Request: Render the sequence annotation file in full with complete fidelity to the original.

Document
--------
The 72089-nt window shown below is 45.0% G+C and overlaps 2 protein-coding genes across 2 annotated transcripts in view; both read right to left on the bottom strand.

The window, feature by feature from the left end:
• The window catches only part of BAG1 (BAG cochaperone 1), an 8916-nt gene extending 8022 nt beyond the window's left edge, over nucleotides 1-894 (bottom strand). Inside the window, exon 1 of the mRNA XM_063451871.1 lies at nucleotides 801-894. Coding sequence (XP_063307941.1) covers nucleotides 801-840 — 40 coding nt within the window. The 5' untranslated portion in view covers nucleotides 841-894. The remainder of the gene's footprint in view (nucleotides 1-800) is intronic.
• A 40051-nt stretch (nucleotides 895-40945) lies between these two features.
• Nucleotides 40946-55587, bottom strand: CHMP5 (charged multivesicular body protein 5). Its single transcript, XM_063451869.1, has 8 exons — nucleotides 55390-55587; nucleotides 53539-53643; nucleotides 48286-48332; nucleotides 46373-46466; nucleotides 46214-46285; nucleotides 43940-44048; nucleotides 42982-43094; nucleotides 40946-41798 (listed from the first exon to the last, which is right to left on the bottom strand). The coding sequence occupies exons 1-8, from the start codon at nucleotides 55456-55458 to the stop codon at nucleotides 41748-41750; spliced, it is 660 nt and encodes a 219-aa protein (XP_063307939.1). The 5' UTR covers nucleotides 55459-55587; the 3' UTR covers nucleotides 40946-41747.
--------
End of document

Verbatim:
The 72089-nt window shown below is 45.0% G+C and overlaps 2 protein-coding genes across 2 annotated transcripts in view; both read right to left on the bottom strand.

The window, feature by feature from the left end:
• The window catches only part of BAG1 (BAG cochaperone 1), an 8916-nt gene extending 8022 nt beyond the window's left edge, over nucleotides 1-894 (bottom strand). Inside the window, exon 1 of the mRNA XM_063451871.1 lies at nucleotides 801-894. Coding sequence (XP_063307941.1) covers nucleotides 801-840 — 40 coding nt within the window. The 5' untranslated portion in view covers nucleotides 841-894. The remainder of the gene's footprint in view (nucleotides 1-800) is intronic.
• A 40051-nt stretch (nucleotides 895-40945) lies between these two features.
• Nucleotides 40946-55587, bottom strand: CHMP5 (charged multivesicular body protein 5). Its single transcript, XM_063451869.1, has 8 exons — nucleotides 55390-55587; nucleotides 53539-53643; nucleotides 48286-48332; nucleotides 46373-46466; nucleotides 46214-46285; nucleotides 43940-44048; nucleotides 42982-43094; nucleotides 40946-41798 (listed from the first exon to the last, which is right to left on the bottom strand). The coding sequence occupies exons 1-8, from the start codon at nucleotides 55456-55458 to the stop codon at nucleotides 41748-41750; spliced, it is 660 nt and encodes a 219-aa protein (XP_063307939.1). The 5' UTR covers nucleotides 55459-55587; the 3' UTR covers nucleotides 40946-41747.